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But if you compare the Next mace with the 4e skirmisher, so that both situations are melee attacks, then all the PCs become more durable in Next than they are in 4e. –  ioanwigmore Jun 19 '12 at 18:49
    
I've looked at this for the v3 playtest that came out last week. I don't feel the need to update as the changes to the basic structure are fairly minimal. chat.stackexchange.com/transcript/message/6817333#6817333 has the details if you're interested. The only big change is that a Goblin can now no longer one shot a rogue or wizard on a crit. –  wax eagle Nov 8 '12 at 16:25
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4e

Con is a useful stat for fighters, and as heavy armor users they can afford to grab a 14. Rogues are all about Dex, so they too can afford to diversify a little bit to get a 12 Con. Wizard1 is a staff-wielder, so he has a 14 Con. Wizard2 is going orbs, so he has a 10 Con. We'll assume each spends 1 healing surge (presumably through 2nd wind, but factoring in the defense bonus would greatly complicate the math).

Fighter: 14 Con => 29 HP (+1 surge = 36 effective HP), scale + heavy shield => 19 AC
Rogue: 12 Con => 24 HP (+1 surge = 30 effective HP), leather + 18 Dex => 16 AC
Wizard1: 14 Con => 24 HP (+1 surge = 30 effective HP), cloth + 18 Int + staff => 15 AC
Wizard2: 10 Con => 20 HP (+1 surge = 25 effective HP), cloth + 18 Int => 14 AC

2 sample critters, since MM3 & later moved monsters to having less HP & more damage

Goblin Warrior, level 1 skirmisher (MM1 pg137) => +6 vs AC, 1d8+2 dmg (6.5 average, 10 crit)

Xivort Slasher, level 1 skirmisher (MM3 pg208) => +6 vs AC, 1d6+5 dmg (8.5 average, 11 crit)

VS Fighter
hit (non-crit): 7/20 chance; crit: 1/20 chance
Goblin effective DPR: (7/20)*6.5 + (1/20)*10 = 2.775
Xivort effective DPR: (7/20)*8.5 + (1/20)*11 = 3.525

VS Rogue
hit (non-crit): 8/20 chance; crit: 1/20 chance
Goblin effective DPR: (8/20)*6.5 + (1/20)*10 = 3.1
Xivort effective DPR: (8/20)*8.5 + (1/20)*11 = 3.95

VS Wizard1
hit (non-crit): 9/20 chance; crit: 1/20 chance
effective DPR: (9/20)*6.5 + (1/20)*10 = 3.425
Xivort effective DPR: (9/20)*8.5 + (1/20)*11 = 4.375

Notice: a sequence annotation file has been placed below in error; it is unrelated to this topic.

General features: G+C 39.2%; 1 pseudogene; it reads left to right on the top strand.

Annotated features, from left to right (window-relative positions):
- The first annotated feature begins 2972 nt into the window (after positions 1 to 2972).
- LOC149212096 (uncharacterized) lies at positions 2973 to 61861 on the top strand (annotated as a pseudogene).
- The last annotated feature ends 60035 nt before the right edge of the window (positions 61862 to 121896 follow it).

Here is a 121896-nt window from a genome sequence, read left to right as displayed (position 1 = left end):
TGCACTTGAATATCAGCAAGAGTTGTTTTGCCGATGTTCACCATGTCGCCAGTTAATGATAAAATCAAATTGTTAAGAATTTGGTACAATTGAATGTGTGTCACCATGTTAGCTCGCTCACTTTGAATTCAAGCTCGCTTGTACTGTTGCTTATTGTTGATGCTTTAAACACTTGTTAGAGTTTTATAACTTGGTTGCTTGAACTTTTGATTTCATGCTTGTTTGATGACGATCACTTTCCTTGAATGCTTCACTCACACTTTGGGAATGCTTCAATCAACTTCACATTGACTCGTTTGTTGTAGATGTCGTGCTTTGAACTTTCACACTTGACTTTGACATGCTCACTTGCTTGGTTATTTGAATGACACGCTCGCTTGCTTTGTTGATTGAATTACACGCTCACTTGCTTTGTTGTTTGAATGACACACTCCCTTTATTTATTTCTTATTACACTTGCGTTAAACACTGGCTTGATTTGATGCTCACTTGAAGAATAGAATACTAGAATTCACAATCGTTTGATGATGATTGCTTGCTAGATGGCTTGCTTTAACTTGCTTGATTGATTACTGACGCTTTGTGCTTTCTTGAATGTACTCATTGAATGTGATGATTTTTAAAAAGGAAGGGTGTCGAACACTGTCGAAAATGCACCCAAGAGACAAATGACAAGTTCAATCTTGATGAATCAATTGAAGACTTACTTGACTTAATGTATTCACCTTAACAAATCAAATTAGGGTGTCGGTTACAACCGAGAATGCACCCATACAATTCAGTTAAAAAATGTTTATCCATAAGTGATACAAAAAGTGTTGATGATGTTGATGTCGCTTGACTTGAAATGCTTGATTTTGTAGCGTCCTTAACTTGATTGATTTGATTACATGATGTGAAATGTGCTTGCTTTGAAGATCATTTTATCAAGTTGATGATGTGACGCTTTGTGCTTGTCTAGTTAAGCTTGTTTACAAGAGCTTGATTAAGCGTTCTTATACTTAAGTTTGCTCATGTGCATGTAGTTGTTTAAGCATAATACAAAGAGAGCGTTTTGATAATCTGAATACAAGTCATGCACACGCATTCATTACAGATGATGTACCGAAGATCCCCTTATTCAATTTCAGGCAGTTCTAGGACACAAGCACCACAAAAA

VS Wizard2
hit (non-crit): 10/20 chance; crit: 1/20 chance, 10 damage
Goblin effective DPR: (10/20)*6.5 + (1/20)*10 = 3.75
Xivort effective DPR: (10/20)*8.5 + (1/20)*10 = 4.8

Rounds to Kill

All values rounded up to nearest round.

Goblin
Fighter: 36 effective HP / 2.775 DPR = 13 rounds to kill
Rogue: 30 effective HP / 3.1 DPR = 10 rounds to kill
Wizard1: 30 effective HP / 3.425 DPR = 9 rounds to kill
Wizard2: 25 effective HP / 3.75 DPR = 7 rounds to kill

Xivort
Fighter: 36 effective HP / 3.525 DPR = 11 rounds to kill
Rogue: 30 effective HP / 3.95 DPR = 8 rounds to kill
Wizard1: 30 effective HP / 4.375 = 7 rounds to kill
Wizard2: 25 effective HP / 4.8 DPR = 6 rounds to kill
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3.5

(I'm adding another answer rather than editing my existing one because my existing answer is already pretty darn long).

I'll be assuming the maximum value for the level 1 hit die; this was a common house rule, and I believe was also the official rule in many of the organized play leagues.

Let's give the fighter a +1 Dex mod (he's going for plate), a +2 Con mod, a heavy shield, and scale mail (all he can afford). The rogue probably has a +3 Dex mod, a +1 Con mod, and grabs studded leather. The wizards have a +2 Dex mod (gotta be able to hit with rays) and a +1 Con mod (they can dump strength and charisma, and arguably wisdom). Wizard1 is lucky enough to have Mage Armor up when the goblin arrives, while wizard2 is stuck with non-magical Robes of No AC.

Fighter: 10 base + 2 Con = 12 HP; scale + hvy shield +1 Dex = 17 AC
Rogue: 6 base + 1 Con = 7 HP; studded leather +3 Dex = 16 AC
Wizard1: 4 base + 1 Con = 5 HP; +4 Mage Armor +2 Dex = 16 AC
Wizard2: 4 base + 1 Con = 5 HP; +2 Dex = 12 AC

1st level Goblin Warrior (MM1 pg133): +2 attack, 1d6 damage (3.5 average, 7 crit average)

VS Fighter
hit chance = 5/20; unconfirmed crit chance = 1/20*14/20; confirmed crit chance = 1/20*6/20
effective DPR = (5/20)*3.5 + (1/20)*(14/20)*3.5 + (1/20)*(6/20)*7 = 1.1025

VS Rogue & Wizard1
hit chance = 6/20; unconfirmed crit chance = 1/20*13/20; confirmed crit chance = 1/20*7/20
effective DPR = (6/20)*3.5 + (1/20)*(13/20)*3.5 + (1/20)*(7/20)*7 = 1.28625

VS Wizard2
hit chance = 10/20; unconfirmed crit chance = 1/20*9/20; confirmed crit chance = 1/20*11/20
effective DPR = (10/20)*3.5 + (1/20)*(9/20)*3.5 + (1/20)*(11/20)*7 = 2.02125

Rounds to Kill

All values rounded up to nearest round.

Fighter: 12 HP / 1.1025 DPR = 11 rounds
Rogue: 7 HP / 1.28625 DPR = 6 rounds
Wizard1: 5 HP / 1.28625 DPR = 4 rounds
Wizard2: 5 HP / 2.02125 DPR = 3 rounds
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Basic D&D

Fighter: 7.5 HP (1d8+CON), AC 2 (Plate+shield)
Thief: 2.5 HP(1d4), AC 4 (Leather, -3 DEX bonus)
Magic-User: 2.5 HP(1d4), AC 9 (No armor, no DEX bonus)
Goblin: HD 1-1, avg. dam 3.5

Rounds to kill:

Fighter: 2.14 hits, 17 to hit = 10.7 rounds
Thief: 0.71 hits, 15 to hit = 2.37 rounds
Magic-User: 0.71 hits, 10 to hit = 1.29 rounds
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Looking at this, and the AD&D numbers above, I'm reminded of how we used to roll up at least two characters per player when starting out, and just deus ex machina'd them into the adventure when the first wizard or thief bit the dust. –  Mark Bessey Jun 19 '12 at 21:32